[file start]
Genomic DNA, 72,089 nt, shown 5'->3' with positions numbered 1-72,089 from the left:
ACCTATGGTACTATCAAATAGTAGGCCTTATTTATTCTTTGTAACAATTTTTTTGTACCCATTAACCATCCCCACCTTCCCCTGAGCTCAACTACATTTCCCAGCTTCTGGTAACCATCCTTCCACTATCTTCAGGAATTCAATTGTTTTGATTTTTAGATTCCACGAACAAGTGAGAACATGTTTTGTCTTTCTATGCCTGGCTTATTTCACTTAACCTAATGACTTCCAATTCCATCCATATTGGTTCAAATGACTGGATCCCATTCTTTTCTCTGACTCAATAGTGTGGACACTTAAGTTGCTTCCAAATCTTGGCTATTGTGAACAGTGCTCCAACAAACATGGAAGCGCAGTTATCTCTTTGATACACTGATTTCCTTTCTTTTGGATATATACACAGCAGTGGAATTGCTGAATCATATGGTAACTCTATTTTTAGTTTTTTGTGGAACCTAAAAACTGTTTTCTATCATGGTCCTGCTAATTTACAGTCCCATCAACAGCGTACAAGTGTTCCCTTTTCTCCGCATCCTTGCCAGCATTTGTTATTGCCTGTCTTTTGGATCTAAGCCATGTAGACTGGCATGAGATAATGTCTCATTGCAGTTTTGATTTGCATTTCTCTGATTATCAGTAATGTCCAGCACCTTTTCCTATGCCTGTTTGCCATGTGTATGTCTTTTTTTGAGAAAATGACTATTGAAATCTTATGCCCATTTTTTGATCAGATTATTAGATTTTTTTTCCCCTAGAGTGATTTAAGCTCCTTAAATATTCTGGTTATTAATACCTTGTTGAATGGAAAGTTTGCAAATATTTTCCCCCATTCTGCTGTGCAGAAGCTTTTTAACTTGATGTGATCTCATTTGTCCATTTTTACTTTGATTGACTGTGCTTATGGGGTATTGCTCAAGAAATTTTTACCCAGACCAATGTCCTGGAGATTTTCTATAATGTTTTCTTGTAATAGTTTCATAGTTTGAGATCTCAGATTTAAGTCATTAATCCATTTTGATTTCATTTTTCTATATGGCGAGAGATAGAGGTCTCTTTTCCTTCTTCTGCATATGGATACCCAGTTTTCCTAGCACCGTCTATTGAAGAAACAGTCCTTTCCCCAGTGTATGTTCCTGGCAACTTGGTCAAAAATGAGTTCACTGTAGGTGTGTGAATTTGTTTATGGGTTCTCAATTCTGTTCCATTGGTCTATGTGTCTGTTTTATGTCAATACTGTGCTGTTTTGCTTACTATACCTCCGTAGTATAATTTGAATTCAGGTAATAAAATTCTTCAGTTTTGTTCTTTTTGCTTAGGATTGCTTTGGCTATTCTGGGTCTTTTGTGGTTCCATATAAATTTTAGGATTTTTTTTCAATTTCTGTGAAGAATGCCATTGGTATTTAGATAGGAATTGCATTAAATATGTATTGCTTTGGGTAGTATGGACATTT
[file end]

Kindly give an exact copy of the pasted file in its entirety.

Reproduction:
Genomic DNA, 72,089 nt, shown 5'->3' with positions numbered 1-72,089 from the left:
ACCTATGGTACTATCAAATAGTAGGCCTTATTTATTCTTTGTAACAATTTTTTTGTACCCATTAACCATCCCCACCTTCCCCTGAGCTCAACTACATTTCCCAGCTTCTGGTAACCATCCTTCCACTATCTTCAGGAATTCAATTGTTTTGATTTTTAGATTCCACGAACAAGTGAGAACATGTTTTGTCTTTCTATGCCTGGCTTATTTCACTTAACCTAATGACTTCCAATTCCATCCATATTGGTTCAAATGACTGGATCCCATTCTTTTCTCTGACTCAATAGTGTGGACACTTAAGTTGCTTCCAAATCTTGGCTATTGTGAACAGTGCTCCAACAAACATGGAAGCGCAGTTATCTCTTTGATACACTGATTTCCTTTCTTTTGGATATATACACAGCAGTGGAATTGCTGAATCATATGGTAACTCTATTTTTAGTTTTTTGTGGAACCTAAAAACTGTTTTCTATCATGGTCCTGCTAATTTACAGTCCCATCAACAGCGTACAAGTGTTCCCTTTTCTCCGCATCCTTGCCAGCATTTGTTATTGCCTGTCTTTTGGATCTAAGCCATGTAGACTGGCATGAGATAATGTCTCATTGCAGTTTTGATTTGCATTTCTCTGATTATCAGTAATGTCCAGCACCTTTTCCTATGCCTGTTTGCCATGTGTATGTCTTTTTTTGAGAAAATGACTATTGAAATCTTATGCCCATTTTTTGATCAGATTATTAGATTTTTTTTCCCCTAGAGTGATTTAAGCTCCTTAAATATTCTGGTTATTAATACCTTGTTGAATGGAAAGTTTGCAAATATTTTCCCCCATTCTGCTGTGCAGAAGCTTTTTAACTTGATGTGATCTCATTTGTCCATTTTTACTTTGATTGACTGTGCTTATGGGGTATTGCTCAAGAAATTTTTACCCAGACCAATGTCCTGGAGATTTTCTATAATGTTTTCTTGTAATAGTTTCATAGTTTGAGATCTCAGATTTAAGTCATTAATCCATTTTGATTTCATTTTTCTATATGGCGAGAGATAGAGGTCTCTTTTCCTTCTTCTGCATATGGATACCCAGTTTTCCTAGCACCGTCTATTGAAGAAACAGTCCTTTCCCCAGTGTATGTTCCTGGCAACTTGGTCAAAAATGAGTTCACTGTAGGTGTGTGAATTTGTTTATGGGTTCTCAATTCTGTTCCATTGGTCTATGTGTCTGTTTTATGTCAATACTGTGCTGTTTTGCTTACTATACCTCCGTAGTATAATTTGAATTCAGGTAATAAAATTCTTCAGTTTTGTTCTTTTTGCTTAGGATTGCTTTGGCTATTCTGGGTCTTTTGTGGTTCCATATAAATTTTAGGATTTTTTTTCAATTTCTGTGAAGAATGCCATTGGTATTTAGATAGGAATTGCATTAAATATGTATTGCTTTGGGTAGTATGGACATTT